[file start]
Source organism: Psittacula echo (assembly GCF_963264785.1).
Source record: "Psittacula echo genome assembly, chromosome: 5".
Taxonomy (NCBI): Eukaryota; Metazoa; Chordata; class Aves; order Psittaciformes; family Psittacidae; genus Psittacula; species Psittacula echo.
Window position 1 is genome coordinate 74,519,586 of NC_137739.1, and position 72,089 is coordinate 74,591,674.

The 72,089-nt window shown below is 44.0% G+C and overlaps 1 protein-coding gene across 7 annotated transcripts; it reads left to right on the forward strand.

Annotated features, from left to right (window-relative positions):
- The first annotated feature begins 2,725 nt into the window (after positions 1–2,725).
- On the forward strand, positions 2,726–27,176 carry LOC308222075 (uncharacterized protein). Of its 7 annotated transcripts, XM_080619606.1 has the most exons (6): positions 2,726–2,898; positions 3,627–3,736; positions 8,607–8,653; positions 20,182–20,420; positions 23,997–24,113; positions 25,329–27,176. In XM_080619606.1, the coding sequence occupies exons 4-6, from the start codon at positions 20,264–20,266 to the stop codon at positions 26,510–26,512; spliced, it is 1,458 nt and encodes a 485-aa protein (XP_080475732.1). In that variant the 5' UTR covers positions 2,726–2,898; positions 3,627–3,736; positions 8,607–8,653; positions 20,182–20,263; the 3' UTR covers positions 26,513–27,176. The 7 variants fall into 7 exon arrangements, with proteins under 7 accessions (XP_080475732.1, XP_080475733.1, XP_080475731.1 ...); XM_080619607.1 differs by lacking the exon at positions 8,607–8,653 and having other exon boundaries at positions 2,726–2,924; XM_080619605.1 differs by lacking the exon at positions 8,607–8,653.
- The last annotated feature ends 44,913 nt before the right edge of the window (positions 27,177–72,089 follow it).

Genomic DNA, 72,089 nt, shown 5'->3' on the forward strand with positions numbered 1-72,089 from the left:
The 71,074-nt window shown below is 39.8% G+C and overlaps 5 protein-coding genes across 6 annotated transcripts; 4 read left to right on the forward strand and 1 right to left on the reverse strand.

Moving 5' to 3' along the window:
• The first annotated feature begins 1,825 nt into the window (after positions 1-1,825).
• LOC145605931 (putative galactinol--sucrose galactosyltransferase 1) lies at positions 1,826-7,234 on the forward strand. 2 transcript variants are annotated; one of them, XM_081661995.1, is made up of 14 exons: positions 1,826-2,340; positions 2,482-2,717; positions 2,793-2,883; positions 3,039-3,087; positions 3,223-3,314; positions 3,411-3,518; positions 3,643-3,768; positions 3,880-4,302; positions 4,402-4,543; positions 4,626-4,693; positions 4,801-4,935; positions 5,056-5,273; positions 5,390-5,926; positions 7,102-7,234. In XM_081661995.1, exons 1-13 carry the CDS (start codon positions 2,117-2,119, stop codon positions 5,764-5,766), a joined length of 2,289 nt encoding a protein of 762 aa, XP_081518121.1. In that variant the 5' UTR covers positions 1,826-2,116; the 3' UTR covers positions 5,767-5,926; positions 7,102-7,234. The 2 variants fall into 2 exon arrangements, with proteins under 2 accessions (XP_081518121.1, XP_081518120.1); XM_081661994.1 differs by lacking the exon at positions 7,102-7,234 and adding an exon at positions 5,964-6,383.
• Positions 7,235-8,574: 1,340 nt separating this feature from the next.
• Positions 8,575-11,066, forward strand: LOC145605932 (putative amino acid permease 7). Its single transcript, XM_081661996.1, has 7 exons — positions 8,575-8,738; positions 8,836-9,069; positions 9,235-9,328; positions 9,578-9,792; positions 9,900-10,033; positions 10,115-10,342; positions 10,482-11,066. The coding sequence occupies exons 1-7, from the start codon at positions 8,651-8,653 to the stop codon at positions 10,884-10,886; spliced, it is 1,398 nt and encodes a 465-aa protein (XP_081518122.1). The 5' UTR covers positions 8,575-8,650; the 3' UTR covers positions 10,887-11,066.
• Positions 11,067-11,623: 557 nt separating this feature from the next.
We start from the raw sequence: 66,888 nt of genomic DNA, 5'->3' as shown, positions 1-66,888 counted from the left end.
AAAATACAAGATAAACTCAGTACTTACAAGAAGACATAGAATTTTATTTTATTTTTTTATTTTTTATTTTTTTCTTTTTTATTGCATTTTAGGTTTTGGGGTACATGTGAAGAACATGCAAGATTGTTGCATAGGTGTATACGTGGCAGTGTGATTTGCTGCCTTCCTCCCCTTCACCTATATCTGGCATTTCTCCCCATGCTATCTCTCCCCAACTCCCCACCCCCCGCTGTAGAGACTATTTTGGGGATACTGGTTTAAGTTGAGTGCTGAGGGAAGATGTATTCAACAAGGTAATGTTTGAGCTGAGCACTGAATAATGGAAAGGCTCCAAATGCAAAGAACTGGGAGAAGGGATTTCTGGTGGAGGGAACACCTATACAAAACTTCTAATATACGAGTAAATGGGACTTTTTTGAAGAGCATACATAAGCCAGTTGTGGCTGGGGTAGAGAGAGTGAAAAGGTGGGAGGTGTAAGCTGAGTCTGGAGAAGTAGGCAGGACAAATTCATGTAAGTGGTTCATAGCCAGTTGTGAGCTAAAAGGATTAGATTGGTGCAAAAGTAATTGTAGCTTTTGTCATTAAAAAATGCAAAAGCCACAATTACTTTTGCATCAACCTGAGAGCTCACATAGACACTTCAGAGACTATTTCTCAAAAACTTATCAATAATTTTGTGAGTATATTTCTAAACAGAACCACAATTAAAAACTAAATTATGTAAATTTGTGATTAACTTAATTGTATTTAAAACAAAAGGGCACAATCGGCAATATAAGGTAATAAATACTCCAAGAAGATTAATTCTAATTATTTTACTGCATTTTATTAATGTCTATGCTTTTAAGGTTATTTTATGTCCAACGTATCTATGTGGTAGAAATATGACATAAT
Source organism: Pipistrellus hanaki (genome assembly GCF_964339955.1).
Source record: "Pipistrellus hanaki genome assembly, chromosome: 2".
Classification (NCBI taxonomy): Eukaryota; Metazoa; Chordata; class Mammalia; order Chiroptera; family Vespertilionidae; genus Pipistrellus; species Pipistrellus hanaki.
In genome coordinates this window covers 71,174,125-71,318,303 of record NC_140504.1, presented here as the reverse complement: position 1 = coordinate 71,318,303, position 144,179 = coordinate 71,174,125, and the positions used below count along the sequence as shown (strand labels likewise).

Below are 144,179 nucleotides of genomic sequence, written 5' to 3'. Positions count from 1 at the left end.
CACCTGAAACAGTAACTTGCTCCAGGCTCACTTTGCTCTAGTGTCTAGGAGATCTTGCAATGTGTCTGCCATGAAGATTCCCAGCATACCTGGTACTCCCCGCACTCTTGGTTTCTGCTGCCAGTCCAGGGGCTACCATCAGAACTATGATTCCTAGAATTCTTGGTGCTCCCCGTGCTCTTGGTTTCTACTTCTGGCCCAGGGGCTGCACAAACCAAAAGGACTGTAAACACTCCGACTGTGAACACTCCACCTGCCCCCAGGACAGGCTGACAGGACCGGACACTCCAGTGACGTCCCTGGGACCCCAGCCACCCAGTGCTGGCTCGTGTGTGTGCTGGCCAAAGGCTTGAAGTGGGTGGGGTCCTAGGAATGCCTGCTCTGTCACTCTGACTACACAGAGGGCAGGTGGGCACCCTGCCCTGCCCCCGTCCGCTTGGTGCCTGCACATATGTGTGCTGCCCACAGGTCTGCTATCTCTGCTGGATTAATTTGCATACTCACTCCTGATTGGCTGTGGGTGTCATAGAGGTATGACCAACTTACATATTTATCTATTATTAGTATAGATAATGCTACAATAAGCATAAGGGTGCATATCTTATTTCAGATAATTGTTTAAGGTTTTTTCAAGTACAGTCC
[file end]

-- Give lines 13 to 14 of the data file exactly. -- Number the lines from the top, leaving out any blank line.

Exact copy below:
• The first annotated feature begins 1,825 nt into the window (after positions 1-1,825).
• LOC145605931 (putative galactinol--sucrose galactosyltransferase 1) lies at positions 1,826-7,234 on the forward strand. 2 transcript variants are annotated; one of them, XM_081661995.1, is made up of 14 exons: positions 1,826-2,340; positions 2,482-2,717; positions 2,793-2,883; positions 3,039-3,087; positions 3,223-3,314; positions 3,411-3,518; positions 3,643-3,768; positions 3,880-4,302; positions 4,402-4,543; positions 4,626-4,693; positions 4,801-4,935; positions 5,056-5,273; positions 5,390-5,926; positions 7,102-7,234. In XM_081661995.1, exons 1-13 carry the CDS (start codon positions 2,117-2,119, stop codon positions 5,764-5,766), a joined length of 2,289 nt encoding a protein of 762 aa, XP_081518121.1. In that variant the 5' UTR covers positions 1,826-2,116; the 3' UTR covers positions 5,767-5,926; positions 7,102-7,234. The 2 variants fall into 2 exon arrangements, with proteins under 2 accessions (XP_081518121.1, XP_081518120.1); XM_081661994.1 differs by lacking the exon at positions 7,102-7,234 and adding an exon at positions 5,964-6,383.